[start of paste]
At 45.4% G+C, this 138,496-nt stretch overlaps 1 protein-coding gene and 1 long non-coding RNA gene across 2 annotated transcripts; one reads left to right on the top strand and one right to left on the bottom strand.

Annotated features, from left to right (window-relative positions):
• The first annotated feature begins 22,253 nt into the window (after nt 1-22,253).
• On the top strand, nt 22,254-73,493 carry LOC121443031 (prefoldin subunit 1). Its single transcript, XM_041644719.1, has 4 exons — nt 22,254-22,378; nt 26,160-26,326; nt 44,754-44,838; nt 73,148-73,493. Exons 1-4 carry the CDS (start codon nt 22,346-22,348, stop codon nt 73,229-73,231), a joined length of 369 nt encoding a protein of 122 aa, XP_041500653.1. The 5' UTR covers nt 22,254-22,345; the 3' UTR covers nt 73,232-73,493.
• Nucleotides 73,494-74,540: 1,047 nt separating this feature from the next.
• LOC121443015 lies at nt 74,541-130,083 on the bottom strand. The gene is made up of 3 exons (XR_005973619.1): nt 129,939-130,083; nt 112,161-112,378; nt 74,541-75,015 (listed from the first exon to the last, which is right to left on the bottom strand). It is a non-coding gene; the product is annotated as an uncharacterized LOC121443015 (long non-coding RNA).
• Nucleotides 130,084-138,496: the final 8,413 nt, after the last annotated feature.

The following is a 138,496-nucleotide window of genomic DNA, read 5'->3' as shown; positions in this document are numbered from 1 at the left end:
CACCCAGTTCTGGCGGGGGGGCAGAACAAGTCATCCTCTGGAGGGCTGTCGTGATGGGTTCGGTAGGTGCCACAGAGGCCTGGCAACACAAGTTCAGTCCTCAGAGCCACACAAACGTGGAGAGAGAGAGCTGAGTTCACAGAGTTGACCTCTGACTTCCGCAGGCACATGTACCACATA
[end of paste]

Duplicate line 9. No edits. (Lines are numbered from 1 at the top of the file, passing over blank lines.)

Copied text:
CACCCAGTTCTGGCGGGGGGGCAGAACAAGTCATCCTCTGGAGGGCTGTCGTGATGGGTTCGGTAGGTGCCACAGAGGCCTGGCAACACAAGTTCAGTCCTCAGAGCCACACAAACGTGGAGAGAGAGAGCTGAGTTCACAGAGTTGACCTCTGACTTCCGCAGGCACATGTACCACATA